What is the Paleo diet and what can you eat?

Paleo dieters enjoy a ‘back to basics’ food plan

As its name suggests, the principles behind the Paleo plan are routed in the Paleolithic era; the diet of our hunter-gathering ancestors.

The ‘back to basics’ food plan promotes the intake of wholesome, nutritious foods, but it’s also very restrictive, cutting out entire food groups.

What is the main purpose of a Paleo diet?

Out go processed foods such as cereals, grains, dairy, refined sugar and salt. Instead, the plan focuses on the intake of healthy fats from nuts, seeds, olive oil and grass-fed meat, and encourages dieters to fill up on eggs, fruit and vegetables.

The broad idea here is to eat ingredients that were available to humans during the Paleolithic era. In theory, we’ve evolved with these foods, so our bodies are well accustomed to dealing with them, in contrast to modern, processed foods.

What should I not eat on the Paleo diet?

Staying true to its origins, the diet plan omits anything our ancestors wouldn’t have had access to, as these foods are said to put a strain on our digestive system.

The Paleo diet, deconstructed

Cut out Allowed
Legumes and pulses (including peanuts) Fruit
Cereal grains Vegetables
Refined sugar Grass-fed meat
Dairy Fish
Processed foods Nuts
Salt Seeds
Refined vegetable oils Olive oil

Paleo dieters eat meat, eggs and fish, so they are likely to get enough protein to satisfy the recommended daily intake. However, cutting out dairy – a primary source of calcium and other important trace vitamins such as B2, B12, zinc and phosphorus  – could be problematic.

Dairy is one of the food groups not included in the Paleo diet plan  CREDIT:  MICHAEL STEPHENS/PRESS ASSOCIATION 

There is also concern over the lack of whole grains in the diet plan. As an excellent source of fibre, wholegrains can go a long way to aiding healthy digestion and are also good for managing blood glucose levels and cholesterol.

What does a typical day on the Paleo diet look like?

“With the contemporary ‘Paleo Diet’ people are encouraged to avoid processed foods and to eat fresh, unadulterated foods,” says founder of The Paleo Diet movement, Dr Loren Cordain. Here, he outlines what a typical day looks like on the diet:

Breakfast:Scrambled eggs or a vegetable and salmon omelette with seasonal fresh fruit.  Coffee, tea or freshly squeezed juice.

Lunch:  Fresh garden vegetables, avocado and seafood (shrimp, crab, clam, mussels), salad dressed with lemon juice or vinegar and virgin olive oil.  Mineral water, herbal tea or a glass of low sulphite wine.

Dinner: Any cut of beef, pork, lamb or fresh fish. Any fresh steamed vegetables (broccoli, cauliflower, sprouts, carrots). Fresh garden vegetable dinner salad. Wine, tea, mineral water.  Fresh berries or fruit for dessert.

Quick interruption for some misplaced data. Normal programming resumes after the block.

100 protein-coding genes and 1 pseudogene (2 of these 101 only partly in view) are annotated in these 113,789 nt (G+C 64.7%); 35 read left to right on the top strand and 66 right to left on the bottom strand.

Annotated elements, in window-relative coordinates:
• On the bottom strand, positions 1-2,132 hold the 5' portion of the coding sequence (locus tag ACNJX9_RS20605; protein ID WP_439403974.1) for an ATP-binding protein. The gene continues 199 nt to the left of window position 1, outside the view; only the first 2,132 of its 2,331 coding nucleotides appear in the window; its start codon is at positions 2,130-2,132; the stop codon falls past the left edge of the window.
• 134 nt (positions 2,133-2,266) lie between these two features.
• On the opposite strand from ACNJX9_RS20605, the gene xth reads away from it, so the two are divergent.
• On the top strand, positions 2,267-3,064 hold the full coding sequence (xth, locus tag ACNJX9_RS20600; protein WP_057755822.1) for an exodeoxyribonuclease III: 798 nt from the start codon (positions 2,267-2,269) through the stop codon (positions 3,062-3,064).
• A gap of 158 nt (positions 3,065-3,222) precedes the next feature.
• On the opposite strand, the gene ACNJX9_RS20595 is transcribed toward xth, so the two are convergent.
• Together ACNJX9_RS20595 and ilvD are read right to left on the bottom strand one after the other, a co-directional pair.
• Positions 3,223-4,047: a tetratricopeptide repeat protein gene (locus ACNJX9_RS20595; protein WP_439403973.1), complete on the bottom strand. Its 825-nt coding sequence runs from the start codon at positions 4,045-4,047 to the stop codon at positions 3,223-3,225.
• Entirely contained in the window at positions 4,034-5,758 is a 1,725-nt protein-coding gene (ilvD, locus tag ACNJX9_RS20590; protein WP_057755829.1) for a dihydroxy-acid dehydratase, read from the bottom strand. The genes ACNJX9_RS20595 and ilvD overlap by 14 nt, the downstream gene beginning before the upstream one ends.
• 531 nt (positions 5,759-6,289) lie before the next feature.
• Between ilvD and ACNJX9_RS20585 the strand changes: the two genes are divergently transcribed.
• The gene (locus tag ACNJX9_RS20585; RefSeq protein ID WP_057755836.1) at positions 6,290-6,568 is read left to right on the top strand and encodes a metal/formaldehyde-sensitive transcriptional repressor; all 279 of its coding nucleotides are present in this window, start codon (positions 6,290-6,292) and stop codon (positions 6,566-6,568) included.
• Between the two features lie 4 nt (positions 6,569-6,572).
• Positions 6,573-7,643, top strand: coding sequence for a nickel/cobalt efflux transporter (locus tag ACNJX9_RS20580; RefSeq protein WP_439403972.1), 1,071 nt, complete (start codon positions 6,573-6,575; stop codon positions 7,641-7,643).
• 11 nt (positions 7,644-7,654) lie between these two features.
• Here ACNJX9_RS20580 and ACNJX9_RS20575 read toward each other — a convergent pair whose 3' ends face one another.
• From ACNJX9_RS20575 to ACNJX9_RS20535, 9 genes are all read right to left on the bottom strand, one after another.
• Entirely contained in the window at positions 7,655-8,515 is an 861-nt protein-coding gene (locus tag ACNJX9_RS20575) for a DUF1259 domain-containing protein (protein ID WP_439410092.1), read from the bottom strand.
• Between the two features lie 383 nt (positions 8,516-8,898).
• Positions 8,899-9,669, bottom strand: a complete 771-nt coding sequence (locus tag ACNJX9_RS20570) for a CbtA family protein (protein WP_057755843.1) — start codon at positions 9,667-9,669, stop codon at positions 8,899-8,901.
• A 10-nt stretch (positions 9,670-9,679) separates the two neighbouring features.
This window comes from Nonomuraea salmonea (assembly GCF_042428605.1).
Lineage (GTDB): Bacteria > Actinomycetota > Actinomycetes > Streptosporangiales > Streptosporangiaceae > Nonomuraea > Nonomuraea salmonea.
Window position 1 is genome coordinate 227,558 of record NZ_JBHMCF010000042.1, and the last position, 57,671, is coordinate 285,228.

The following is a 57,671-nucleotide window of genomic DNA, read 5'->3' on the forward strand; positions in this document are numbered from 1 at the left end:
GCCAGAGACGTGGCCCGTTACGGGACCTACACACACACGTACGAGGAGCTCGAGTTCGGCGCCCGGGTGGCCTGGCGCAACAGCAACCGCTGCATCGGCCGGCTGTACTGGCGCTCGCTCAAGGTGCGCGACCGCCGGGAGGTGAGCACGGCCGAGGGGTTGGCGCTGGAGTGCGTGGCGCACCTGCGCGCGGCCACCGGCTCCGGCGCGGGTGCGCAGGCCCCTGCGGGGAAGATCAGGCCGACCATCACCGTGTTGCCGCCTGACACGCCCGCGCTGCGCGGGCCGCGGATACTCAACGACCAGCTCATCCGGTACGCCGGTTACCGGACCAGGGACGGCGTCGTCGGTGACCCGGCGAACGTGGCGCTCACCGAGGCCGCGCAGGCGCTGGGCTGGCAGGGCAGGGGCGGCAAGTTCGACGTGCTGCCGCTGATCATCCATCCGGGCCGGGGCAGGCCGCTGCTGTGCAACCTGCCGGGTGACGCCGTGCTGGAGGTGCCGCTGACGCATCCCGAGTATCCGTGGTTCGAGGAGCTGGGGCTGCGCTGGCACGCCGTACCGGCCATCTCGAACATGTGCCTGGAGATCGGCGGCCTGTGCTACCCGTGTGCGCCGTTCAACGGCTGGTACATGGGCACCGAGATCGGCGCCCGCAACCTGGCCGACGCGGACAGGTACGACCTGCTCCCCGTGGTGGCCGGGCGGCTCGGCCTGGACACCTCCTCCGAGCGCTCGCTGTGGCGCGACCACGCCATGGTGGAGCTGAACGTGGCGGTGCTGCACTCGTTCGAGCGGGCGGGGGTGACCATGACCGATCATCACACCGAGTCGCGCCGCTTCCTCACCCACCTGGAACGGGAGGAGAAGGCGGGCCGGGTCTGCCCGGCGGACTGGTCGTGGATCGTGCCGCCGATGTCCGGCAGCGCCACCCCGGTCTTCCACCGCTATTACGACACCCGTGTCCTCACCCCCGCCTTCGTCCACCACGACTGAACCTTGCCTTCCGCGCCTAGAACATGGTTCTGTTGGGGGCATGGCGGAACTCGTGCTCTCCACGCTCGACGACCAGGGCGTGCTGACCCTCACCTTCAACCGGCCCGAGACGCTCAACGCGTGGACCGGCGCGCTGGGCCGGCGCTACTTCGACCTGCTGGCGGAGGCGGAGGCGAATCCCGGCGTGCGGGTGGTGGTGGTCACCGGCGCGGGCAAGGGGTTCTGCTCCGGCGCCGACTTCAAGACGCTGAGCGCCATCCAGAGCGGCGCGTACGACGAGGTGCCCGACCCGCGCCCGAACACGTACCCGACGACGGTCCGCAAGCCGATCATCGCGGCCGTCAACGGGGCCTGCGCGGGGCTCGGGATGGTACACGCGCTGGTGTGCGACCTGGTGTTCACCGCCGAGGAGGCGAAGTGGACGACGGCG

Why do people do the Paleo diet?

Weight loss

The exclusion of dairy, refined sugar and several forms of carbohydrates mean that, by default, Paleo dieters are cutting out many of the foods that contribute to weight gain.

Paleo dieters often experience weight loss 

To cut out processed foods

In line with the current healthy eating guides, the Paleo plan encourages dieters to increase the amount of fruit and vegetables they consume, while cutting back on processed  foods.

What can I expect following a Paleo diet?

Alongside weight loss, some Paleo converts say they feel as though they have more energy. Chris Green, 30, works at a digital marketing agency and lives in Suffolk. He dropped two sizes after eight months following the Paleo diet plan.

While his primary goal was to lose weight, he recognised the benefits of cutting out refined sugar and processed foods and felt less sluggish while following a Paleo diet. “Not eating bread was the hardest part,” he says. “Being used to waking up to toast or cereal with milk meant that breakfast times were a challenge to begin with as both of these aren’t included in the diet plan. But egg and bacon for breakfast became quite enjoyable!”

Thinking of going Paleo? You’ll have to kiss goodbye to your morning toast  CREDIT:  NICK ANSELL

“Noticing a few flu-like symptoms after a week into following the Paleo diet, I did some research and found that it was common to feel like that after cutting out simple carbs. Although I felt quite ill, I was proud I’d stuck to it so far.”

While his symptoms eased off after about a week, Chris still found the diet plan a challenge. “Even at the end of the eight months, cutting out carbohydrates and grains was challenging and I was having to eat a lot of green vegetables to feel full.”

What do the dietitians say about the Paleo diet?

“There are no superior benefits to the Paleo diet,” says Dietitian and Spokesperson for the British Dietetic Association Aisling Pigott. “It’s another name for a restrictive diet that may have short term results but doesn’t provide a balanced diet in the long term.”

Dietitians express their concern over dieters who follow the Paleo plan long term because of its restrictive nature 

Dieters, like Chris, often record feelings of increased energy after following the Paleo diet but Aisling puts this down to simply giving your diet an overhaul.

“Taking control of your eating choices has a positive psychological influence – we know that. The Paleo diet does encourage people to remove processed foods from their diet  that’s very beneficial as they are high in sugar, salt and saturated fats.”


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